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Re: [ESPResSo] General Suitability of Espresso for Fine Particles
From: |
Burkhard Duenweg |
Subject: |
Re: [ESPResSo] General Suitability of Espresso for Fine Particles |
Date: |
Tue, 09 Oct 2007 14:28:12 +0200 |
User-agent: |
Mozilla Thunderbird 1.0.7 (X11/20050923) |
Hello,
Lorenzo Isella wrote:
Dear All,
I think I now have a smattering of the basics of Espresso and I have
to start thinking how and if to use it for my research.
I have browsed the web and found espresso applications for polymers,
ions, proteins, and so on, but my task is really to simulate the
Langevin dynamics of exhaust fine particles (think of them as
carbonaceous particles whose diameter ranges from 2 to 600 nanometers,
the larger ones created by the agglomeration of the small ones) to
investigate agglomeration.
These particles are typically suspended in air, there may or may not
be convection from a carrier flow.
People typically assume that their motion is ruled by a Langevin
equation, and that these particles stick when they collide, giving
rise to complicated structures I would like to investigate.
(1) First of all, am I right to say that the dynamics in the Langevin
thermostat as implemented in Espresso simulates stochastic particle
paths? This is my understanding of the Langevin thermostat in general,
but I am also obviously concerned about the implementation.
==> Yes. Actually, the diffusion is in momentum space.
You should distinguish between a Langevin equation
of the type:
(d/(dt)) x = \mu f + noise
(that would only live in real space)
from
(d/(dt)) x = p / m
(d/(dt)) p = F - \Gamma (p/m) + noise
where the the noise couples to the momentum, and the
particle starts to diffuse only on longer time scales
t >> m / \Gamma .
It is the latter case which is implemented in Espresso
as the Langevin thermostat.
(2) Can e.g. the fene or the harmonic potential be twisted to simulate
this "sticking upon collision"?
Basically I need a strong binding potential with a short interaction
range, the interaction range being identified with the particle
radius. If not, is there any conceptual problem in tabulating it?
===> I think you should twist the LJ potential, and stochastically
add a FENE bond once you (or your random generator) have decided
that two particles stick. I don't know about implementational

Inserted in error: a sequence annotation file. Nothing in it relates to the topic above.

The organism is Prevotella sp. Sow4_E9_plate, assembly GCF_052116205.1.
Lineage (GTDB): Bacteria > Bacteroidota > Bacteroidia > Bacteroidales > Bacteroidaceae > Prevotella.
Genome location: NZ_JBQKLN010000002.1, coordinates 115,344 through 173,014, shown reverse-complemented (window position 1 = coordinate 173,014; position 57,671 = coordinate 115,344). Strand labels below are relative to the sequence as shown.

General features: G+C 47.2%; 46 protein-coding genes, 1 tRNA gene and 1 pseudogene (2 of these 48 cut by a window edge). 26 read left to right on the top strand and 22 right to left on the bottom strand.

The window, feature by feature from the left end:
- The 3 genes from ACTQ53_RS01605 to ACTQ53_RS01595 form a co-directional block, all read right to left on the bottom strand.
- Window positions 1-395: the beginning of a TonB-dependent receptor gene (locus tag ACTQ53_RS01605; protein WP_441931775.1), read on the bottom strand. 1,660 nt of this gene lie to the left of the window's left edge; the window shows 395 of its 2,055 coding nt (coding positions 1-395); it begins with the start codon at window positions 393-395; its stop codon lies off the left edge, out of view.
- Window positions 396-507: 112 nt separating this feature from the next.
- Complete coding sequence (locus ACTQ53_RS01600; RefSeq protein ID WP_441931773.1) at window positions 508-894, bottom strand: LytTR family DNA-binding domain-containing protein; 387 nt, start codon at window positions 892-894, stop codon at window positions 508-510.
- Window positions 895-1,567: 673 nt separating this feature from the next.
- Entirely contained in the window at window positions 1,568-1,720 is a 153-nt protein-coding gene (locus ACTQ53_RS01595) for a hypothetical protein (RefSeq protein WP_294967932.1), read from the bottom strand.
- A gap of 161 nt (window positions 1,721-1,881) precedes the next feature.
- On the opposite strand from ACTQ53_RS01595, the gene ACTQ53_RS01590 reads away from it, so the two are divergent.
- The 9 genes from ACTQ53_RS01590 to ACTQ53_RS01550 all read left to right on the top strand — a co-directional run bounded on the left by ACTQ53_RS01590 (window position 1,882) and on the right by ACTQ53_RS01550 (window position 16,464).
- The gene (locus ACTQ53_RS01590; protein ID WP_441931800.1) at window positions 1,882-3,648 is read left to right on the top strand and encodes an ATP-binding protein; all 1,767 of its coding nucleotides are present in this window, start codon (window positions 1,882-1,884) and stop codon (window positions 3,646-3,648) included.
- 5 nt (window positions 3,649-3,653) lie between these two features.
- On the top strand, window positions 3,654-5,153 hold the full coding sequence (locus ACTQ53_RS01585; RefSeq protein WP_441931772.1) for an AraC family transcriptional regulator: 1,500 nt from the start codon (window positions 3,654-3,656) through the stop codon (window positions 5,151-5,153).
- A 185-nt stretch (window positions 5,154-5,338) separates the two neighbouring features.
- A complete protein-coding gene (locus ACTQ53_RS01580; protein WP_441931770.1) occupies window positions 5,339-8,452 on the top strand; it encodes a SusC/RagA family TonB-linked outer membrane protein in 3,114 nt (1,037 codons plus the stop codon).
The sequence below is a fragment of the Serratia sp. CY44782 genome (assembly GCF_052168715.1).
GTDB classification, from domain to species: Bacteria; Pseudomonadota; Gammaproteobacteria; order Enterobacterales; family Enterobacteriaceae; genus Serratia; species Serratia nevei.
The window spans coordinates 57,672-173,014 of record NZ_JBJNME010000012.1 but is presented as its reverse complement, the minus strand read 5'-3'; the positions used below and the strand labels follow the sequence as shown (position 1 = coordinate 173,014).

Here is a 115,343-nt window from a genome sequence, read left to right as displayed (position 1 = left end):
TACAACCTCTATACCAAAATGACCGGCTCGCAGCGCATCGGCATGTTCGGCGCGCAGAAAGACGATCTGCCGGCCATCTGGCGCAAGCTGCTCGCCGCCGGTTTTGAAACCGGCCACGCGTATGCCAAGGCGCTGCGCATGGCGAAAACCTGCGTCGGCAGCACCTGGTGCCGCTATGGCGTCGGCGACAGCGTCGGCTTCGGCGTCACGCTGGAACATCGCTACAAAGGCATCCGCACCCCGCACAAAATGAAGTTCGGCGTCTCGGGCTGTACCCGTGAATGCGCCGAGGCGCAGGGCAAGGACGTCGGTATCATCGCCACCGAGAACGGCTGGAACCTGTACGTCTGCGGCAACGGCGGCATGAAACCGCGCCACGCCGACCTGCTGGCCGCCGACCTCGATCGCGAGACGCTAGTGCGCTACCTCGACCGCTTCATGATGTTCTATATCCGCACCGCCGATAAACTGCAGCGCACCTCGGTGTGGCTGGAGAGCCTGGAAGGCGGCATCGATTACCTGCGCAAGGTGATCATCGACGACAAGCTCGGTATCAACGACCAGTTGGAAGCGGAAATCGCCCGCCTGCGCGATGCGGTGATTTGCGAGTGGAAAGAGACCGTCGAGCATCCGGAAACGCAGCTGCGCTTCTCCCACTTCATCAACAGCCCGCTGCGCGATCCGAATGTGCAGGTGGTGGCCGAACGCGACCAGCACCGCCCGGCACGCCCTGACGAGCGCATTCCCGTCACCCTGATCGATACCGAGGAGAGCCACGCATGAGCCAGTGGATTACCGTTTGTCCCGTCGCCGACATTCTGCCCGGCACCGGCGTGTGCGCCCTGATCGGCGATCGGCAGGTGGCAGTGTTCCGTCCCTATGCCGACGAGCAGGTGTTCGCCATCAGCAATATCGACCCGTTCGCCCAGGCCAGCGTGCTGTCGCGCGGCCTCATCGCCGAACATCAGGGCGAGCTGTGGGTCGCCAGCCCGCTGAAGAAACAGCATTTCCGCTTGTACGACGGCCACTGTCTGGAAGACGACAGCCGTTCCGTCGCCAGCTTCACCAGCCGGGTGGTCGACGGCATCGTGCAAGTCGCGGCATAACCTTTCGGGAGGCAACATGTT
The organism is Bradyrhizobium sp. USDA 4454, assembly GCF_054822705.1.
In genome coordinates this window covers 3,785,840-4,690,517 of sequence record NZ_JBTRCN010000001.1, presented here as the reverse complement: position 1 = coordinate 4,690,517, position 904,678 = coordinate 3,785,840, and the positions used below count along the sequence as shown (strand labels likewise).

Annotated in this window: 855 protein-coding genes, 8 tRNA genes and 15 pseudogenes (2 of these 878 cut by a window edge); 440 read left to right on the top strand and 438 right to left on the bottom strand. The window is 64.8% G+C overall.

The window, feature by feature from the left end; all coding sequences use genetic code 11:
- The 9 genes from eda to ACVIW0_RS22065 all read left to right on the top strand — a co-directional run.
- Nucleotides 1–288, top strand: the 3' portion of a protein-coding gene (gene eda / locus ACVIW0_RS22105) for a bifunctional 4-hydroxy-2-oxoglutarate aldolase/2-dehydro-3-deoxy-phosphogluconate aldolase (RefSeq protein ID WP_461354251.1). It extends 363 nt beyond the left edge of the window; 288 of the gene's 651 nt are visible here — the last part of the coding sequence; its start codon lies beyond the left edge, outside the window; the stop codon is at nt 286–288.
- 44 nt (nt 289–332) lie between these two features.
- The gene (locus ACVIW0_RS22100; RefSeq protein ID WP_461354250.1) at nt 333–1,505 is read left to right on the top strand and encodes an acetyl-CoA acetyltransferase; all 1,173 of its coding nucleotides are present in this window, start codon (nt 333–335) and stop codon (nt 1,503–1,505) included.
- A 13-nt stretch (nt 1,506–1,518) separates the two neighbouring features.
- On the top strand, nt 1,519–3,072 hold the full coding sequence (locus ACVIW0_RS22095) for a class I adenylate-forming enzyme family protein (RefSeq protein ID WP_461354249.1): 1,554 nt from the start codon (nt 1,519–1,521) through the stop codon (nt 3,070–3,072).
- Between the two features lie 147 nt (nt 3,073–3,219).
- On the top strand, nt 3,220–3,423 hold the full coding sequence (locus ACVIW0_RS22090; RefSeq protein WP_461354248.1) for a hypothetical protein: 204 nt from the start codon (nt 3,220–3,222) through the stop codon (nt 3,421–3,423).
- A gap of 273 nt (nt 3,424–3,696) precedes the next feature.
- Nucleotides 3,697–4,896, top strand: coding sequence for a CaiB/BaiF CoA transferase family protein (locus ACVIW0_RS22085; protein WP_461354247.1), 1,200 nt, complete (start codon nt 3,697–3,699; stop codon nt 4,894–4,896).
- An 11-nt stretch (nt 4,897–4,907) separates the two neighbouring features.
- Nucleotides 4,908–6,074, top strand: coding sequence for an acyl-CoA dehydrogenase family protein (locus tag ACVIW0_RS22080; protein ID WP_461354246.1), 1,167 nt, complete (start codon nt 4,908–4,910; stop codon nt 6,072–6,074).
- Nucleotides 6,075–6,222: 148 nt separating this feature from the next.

details, but I think in principle this should be doable.
Likewise, tabulated potentials should be implementable.
All this will probably require some coding, though.
(3)Back to the particle (stochastic) trajectories: the treatment of
the friction and noise terms is particularly delicate. In my case,
this noise stands for the effects of air molecules kicking the
particles. Depending on the air temperature, the air mean-free path
could be larger or smaller than the particle radius and this has to be
taken into account. Can I "tune" the noise term in Langevin equation?
==> Note that the temperature is a parameter in the simulation.
Higher temperature means a larger means square noise amplitude.
Therefore the effect which you mention should be automatically
included. The air mean free path is irrelevant. It is rather
important how much momentum is transferred onto the particle,
and here the mass ratio between particle and air molecules is
much more crucial.
Let me add: If you think the convection of surrounding air
is important, then you can do this via coupling to a lattice
Boltzmann fluid. Then you also get the hydrodynamic correlations
between the particles right. See P. Ahlrichs and B. Duenweg,
Journal of Chemical Physics 111, 8225 (1999).
(4)Related to the previous questions: let us say you have a set of
single particles, each of them separately obeying a Langevin equation
with a certain noise.
After colliding and giving rise to a certain agglomerate, the noise
acting on the agglomerate will NOT in general be the sum of the noises
on the individual particles, due to shielding effects (inner particles
may be difficult to reach by air molecules). Can this be somehow
accounted for in Espresso?
===> You could, for example, use the DPD thermostat (see, e.g.
T. Soddemann, B. Duenweg, and K. Kremer, Physical
Review E 68, 046702 (2003), and then exploit that the
friction is a pairwise property and can be different for
each particle pair - as was done in
Jacqueline Yaneva, Burkhard Duenweg and Andrey Milchev,
Journal of Chemical Physics 122, 204105 (2005). In your case,
you would reduce your friction as soon as the particle
pair becomes bonded.
Or you simulate with explicit air and the DPD thermostat.
Then the effect which you mention would automatically be
be included.
Again I cannot tell how easily this is realized in Espresso.
You should however be warned that you leave the realm of
well-defined equlibrium statistical mechanics as soon as you
start to hook up particles irreversibly during the course
of the simulation. But you are probably simulating a non-
equilibrium system anyways.
Regards Burkhard.
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